How to make an African-American quilt
by Leon Nigrosh
SISTERS IN STITCHES: JOINED BY THE CLOTH
at the University of Massachusetts Medical School Lobby, 55 Lake Avenue north,
through February 23.
To commemorate Martin Luther King, Jr. Day and Black History
Month, Umass Medical School invited members of Sisters in Stitches (SIS) to
display a selection of over 30 of
their colorful and individually sewn quilts. SIS is a group of more than 30
predominately African- American women from Eastern and Central Massachusetts
who are primarily interested in producing contemporary quilts for the bed or
for the wall.
Because of the specific African heritage theme, many of the works contain
images of African scenes or are made from swatches of different ethnic fabrics.
The size and complexity of the quilts is as varied as each quilter's
background. The smallest work is only ten inches square while the largest would
fit a queen-sized bed with ease. A number of quilts have been designed with
traditional patchwork quilt patterns, such as Melody Fay Rose's large
Millennium Triple Irish Chain Quilt in golds and greens. This
painstakingly complex work took almost two years of "sore fingers, blurry eyes,
and a lot of love" to complete. For this Quincy resident's first attempt at
quiltmaking, it is quite an admirable accomplishment.
At the other end of the design spectrum, Worcester's Susi Ryan is showing her
42 by 28-inch Earthly Woman. Based on a drawing by her teenage daughter,
this relative quilting newcomer's design relies only on two fabrics, one a
solid brown that indicates the figure's face and arms, and a decoratively
patterned cloth used to suggest the dress and headgear. For all its
near-abstract simplicity, the image is quite engaging. Holbrook's Norma Booker
goes totally abstract in her quilt, Out of Many, One, in which she
randomly placed squares and rectangles of brilliantly colored ethnic fabrics,
and then further enhanced them by additions of sewn on sliced bone fragments.
The mixture of tribal cloths and animal prints eventually comes together as a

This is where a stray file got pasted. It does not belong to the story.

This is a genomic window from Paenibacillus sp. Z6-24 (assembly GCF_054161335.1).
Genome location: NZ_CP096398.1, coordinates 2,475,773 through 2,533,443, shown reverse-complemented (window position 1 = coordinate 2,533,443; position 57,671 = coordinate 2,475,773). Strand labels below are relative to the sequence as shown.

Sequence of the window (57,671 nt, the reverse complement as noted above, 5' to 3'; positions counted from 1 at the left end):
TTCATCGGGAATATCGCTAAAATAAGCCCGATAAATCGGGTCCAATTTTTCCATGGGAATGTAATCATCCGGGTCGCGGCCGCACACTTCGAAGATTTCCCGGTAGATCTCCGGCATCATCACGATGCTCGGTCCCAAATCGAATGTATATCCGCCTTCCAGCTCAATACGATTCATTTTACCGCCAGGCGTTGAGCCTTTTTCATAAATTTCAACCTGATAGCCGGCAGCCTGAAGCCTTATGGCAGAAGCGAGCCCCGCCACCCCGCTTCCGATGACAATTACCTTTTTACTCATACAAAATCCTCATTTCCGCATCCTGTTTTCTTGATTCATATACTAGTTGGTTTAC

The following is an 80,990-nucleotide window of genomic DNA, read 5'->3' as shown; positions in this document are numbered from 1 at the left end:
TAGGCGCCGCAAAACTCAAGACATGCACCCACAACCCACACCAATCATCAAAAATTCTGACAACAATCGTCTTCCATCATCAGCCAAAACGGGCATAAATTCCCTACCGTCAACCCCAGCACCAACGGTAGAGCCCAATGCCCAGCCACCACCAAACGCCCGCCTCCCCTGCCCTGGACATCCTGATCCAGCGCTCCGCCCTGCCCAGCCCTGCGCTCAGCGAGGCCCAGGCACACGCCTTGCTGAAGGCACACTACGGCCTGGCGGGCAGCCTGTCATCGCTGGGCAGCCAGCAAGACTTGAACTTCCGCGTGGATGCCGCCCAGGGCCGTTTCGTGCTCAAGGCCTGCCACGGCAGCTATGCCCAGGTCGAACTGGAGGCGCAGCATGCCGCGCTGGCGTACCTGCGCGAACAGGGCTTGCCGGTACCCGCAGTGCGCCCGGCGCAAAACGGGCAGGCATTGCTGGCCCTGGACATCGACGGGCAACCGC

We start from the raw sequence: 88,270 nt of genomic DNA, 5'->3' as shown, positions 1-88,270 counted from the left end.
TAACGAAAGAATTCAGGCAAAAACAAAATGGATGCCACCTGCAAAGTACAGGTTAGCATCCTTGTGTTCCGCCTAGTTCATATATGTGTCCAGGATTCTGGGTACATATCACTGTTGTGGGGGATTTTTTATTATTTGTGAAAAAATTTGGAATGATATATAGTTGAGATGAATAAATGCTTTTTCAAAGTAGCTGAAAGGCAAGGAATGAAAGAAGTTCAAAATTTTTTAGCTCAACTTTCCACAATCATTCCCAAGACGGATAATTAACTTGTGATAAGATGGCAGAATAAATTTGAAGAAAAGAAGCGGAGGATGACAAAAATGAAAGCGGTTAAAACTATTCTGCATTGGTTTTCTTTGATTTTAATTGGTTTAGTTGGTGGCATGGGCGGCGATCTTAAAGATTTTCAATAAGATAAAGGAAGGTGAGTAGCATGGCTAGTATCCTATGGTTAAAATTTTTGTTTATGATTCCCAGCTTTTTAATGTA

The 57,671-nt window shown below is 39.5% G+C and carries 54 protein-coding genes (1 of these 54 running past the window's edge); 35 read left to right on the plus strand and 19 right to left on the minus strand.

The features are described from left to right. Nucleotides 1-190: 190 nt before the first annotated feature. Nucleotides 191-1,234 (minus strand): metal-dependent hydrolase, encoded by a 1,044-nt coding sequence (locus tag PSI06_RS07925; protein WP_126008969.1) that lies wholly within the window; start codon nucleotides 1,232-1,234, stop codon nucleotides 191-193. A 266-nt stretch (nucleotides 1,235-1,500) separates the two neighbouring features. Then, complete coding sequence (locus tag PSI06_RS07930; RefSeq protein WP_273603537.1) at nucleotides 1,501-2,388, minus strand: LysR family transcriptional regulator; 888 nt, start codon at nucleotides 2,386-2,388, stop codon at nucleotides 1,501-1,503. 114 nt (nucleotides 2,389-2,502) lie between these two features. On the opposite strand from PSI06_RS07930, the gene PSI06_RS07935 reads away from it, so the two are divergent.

cohesive whole, echoing the quilt's title.
Roxbury quiltmaker Naomi Henry has several works on display, including
Family, which made up of tie-dyed remnants depicting an African mother
and daughter in deep conversation. A little more daring than some, Henry has
executed the branches of the lone tree in trapunto - an embossed design padded
with cotton to create a bas-relief effect. Arlington's Jacqui James' 3 by
4-foot wall piece Kimono, Kimono on the Wall begs the question of whose
ethnicity is under consideration. This work is machine-pieced, hand
appliquéd, and hand quilted of Africanesque fabrics into the shape of a
traditional Japanese robe.
Jeannette Spencer of West Bridgewater is by far the most accomplished member of
SIS (and, incidentally, its president) having been a quiltmaker since 1984. She
has won several prizes for her work including the Massachusetts state winner of
the Land's End and Good Housekeeping All-American Quilt Contest in 1996. This
prizewinner, Peaceful Village, which is included in this show, took her
four years to complete. It's over six feet square and made up of interlocking
blocks depicting abstracted images of African villagers, huts, and fish. Not
content with simple patterning, Spencer has tessellated the hand-pieced and
appliquéd design much like a jigsaw puzzle, with the vivid images
advancing and receding in a symmetrical fashion from the center. Another of her
works, African Canopy, is her impression of an aerial view of the
African continent. Some areas of the tie-died, checkerboard quilt are nearly
barren while others are heavily adorned with vintage buttons, imitating the
sparse veldts and the dense jungles.
Newton artist Wanda McClain shows us her own family heritage in a two by
four-foot quilt, Braiding Time, in which she portrays an image of her
mother on a Sunday night getting her ready for school by trying to braid her
hair -- a tangled mess of free-hanging yarn. There are also traditional crazy
quilts, lesson quilts, and bedspreads included in this exhibit. While they all
vary in style, proficiency, and intent, each quilt stands on its own as an
example of the care and dedication each of the quilters has for her craft.
The UMMS lobby is open from 9 a.m. to 8 p.m. daily. Call